Monday, October 24, 2011

Get It Done Month, Week 2: Lessons Learned

Tip of the Week, October 9, 2011

Welcome to week 2 of Get It Done Month. (Missed the Tip from week 1? Read it here.) I'm very happy to report that I've accomplished the task I committed to last week: ordering a replacement shade for the broken one in my bedroom. What a relief to finally have that off of my shoulders! I'm ready to move on to a new project this week (more on that below).

I'm also happy to note that several readers shared with me the tasks they wanted to (and in some cases, successfully did) tackle last week. Kudos to those folks, and here's to your continued success in the weeks ahead.

What Kept Me Going
In the course of doing what it took to cross The Shade task off of my list, I was reminded of a few things that help make getting things done a lot easier. Here are those lessons learned, and how they can support you as you work on your own tasks and projects in the weeks ahead.
  • Done is better than perfect. At one point, I found myself wondering how closely the hue of the replacement shade I was looking at online matched the one currently hanging in my bedroom, and almost abandoned the order I was about to place out of fear that the two colors weren't close enough. (What exactly is "dove," anyway?) Then I realized the color match didn't have to be perfect: I don't spend a lot of time looking at the shades closed, and I can live with two slightly different hues. Plus, I wasn't willing to put off the task any longer in the name of perfection.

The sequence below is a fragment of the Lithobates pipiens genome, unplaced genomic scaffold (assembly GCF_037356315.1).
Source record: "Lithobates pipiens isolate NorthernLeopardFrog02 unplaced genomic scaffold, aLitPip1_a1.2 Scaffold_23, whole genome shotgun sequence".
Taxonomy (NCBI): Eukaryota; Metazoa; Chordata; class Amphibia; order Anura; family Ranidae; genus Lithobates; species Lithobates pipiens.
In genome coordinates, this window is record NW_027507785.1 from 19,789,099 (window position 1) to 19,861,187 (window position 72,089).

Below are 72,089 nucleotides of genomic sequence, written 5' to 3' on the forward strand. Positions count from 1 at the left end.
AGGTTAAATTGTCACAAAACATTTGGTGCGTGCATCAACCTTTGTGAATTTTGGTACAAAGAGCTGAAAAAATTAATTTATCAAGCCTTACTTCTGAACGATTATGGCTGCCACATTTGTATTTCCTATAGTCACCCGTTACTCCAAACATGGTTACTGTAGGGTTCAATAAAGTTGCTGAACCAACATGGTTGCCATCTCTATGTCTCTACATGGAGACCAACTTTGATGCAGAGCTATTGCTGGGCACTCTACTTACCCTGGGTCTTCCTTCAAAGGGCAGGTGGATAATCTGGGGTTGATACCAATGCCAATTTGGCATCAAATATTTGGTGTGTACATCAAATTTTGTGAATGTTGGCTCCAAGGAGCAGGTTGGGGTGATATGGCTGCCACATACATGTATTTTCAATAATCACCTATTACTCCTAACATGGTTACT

• Aim small and low. Truth be told, had I made this task any more ambitious--finding and ordering curtains as well, for example--I probably wouldn't have done it, given everything else I had to attend to last week. Measuring, researching, comparing, and ordering a shade was just right: though there were several steps involved, they were straightforward, and the overall project was a small one.
  • Let accountability do its job. A big motivator throughout the week to finish the task I set out to do, especially in the (multiple) moments when I was tempted to do other things, was the thought that if I didn't complete it, I'd have to confess as much to all of you. Having promised to report my progress, I didn't want to have to admit that I'd fallen short.